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In the past, this was the usual term for a quality of wine whose grape must could not be enriched with dry sweeteners such as sugar in order to increase the alcohol content. As an alternative, instead of "naturally pure", Cabinet was also allowed to appear on the label. Such wines were also called Kreszenz. The terms "Cabinet", "Kreszenz" and "naturrein" or word combinations with these are no longer permitted under German and Austrian wine law and have been replaced by the Prädikat wine designations such as Beerenauslese, Trockenbeerenauslese etc. (where enrichment is also not permitted). (where enrichment is also not permitted). Is there a natural wine without any additives or adjuvants? Hardly any question is so often answered incorrectly or most consumers do not realise that there is no wine that can be vinified completely without additives or adjuvants. Such a wine would at least be impaired in terms of colour or taste or, in the worst case, would spoil and become undrinkable in a short time. Of course, there are wines for which attempts are made to greatly reduce the use, but certain agents in winemaking are indispensable. However, certain agents/substances are clearly prohibited and are considered to be wine adulterants. For certain substances there are maximum limits; see ADI (Acceptable Daily Intake). See also the section on natural wine.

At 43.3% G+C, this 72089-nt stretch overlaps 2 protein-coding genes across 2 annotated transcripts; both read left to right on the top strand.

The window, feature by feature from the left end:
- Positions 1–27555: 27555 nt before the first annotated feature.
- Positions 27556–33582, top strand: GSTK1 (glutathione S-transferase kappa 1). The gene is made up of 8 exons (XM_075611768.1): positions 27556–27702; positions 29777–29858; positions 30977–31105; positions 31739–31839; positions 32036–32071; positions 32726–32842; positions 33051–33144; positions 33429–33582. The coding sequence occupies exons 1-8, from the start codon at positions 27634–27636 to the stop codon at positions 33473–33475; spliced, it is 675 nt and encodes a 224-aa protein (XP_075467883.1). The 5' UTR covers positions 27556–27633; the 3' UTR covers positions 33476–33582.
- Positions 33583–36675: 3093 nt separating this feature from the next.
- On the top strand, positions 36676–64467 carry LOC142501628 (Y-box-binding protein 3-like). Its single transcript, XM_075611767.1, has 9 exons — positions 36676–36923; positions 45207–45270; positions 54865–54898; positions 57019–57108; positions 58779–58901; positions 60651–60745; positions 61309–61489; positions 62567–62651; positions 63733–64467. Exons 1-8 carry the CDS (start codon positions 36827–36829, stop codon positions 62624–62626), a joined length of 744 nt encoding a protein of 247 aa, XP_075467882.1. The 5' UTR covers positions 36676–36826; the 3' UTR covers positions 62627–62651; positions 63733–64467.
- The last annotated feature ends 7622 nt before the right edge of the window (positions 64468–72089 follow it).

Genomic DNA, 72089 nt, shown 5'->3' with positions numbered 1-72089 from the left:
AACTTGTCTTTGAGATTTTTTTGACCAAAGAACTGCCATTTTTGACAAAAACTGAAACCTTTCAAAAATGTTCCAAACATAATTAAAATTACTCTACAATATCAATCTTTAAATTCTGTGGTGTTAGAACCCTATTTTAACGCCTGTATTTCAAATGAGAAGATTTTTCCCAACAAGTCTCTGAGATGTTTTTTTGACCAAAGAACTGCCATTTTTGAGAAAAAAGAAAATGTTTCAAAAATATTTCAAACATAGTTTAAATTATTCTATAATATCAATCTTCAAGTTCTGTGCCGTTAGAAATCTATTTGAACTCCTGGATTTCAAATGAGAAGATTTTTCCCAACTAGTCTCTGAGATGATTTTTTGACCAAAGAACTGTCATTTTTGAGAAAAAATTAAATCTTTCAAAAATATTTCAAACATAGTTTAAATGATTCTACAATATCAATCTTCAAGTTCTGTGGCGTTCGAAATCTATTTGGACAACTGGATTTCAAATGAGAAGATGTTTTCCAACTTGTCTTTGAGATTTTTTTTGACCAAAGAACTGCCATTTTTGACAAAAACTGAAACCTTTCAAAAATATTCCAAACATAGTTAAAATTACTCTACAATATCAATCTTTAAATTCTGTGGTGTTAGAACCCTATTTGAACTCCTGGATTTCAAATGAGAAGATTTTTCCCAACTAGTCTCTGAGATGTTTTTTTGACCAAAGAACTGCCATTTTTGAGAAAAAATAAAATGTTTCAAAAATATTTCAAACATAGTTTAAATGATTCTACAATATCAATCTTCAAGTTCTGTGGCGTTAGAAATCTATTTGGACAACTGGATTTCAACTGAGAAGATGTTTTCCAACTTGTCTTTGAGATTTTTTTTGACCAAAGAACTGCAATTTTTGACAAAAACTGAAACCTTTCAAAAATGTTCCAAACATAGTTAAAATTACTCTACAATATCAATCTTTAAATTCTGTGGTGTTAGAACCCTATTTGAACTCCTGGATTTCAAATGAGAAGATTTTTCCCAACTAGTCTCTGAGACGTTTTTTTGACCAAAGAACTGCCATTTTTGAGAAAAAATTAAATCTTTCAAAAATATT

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Dominik Trick

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Dominik Trick
Technischer Lehrer, staatl. geprüfter Sommelier, Hotelfachschule Heidelberg

The world's largest Lexicon of wine terms.

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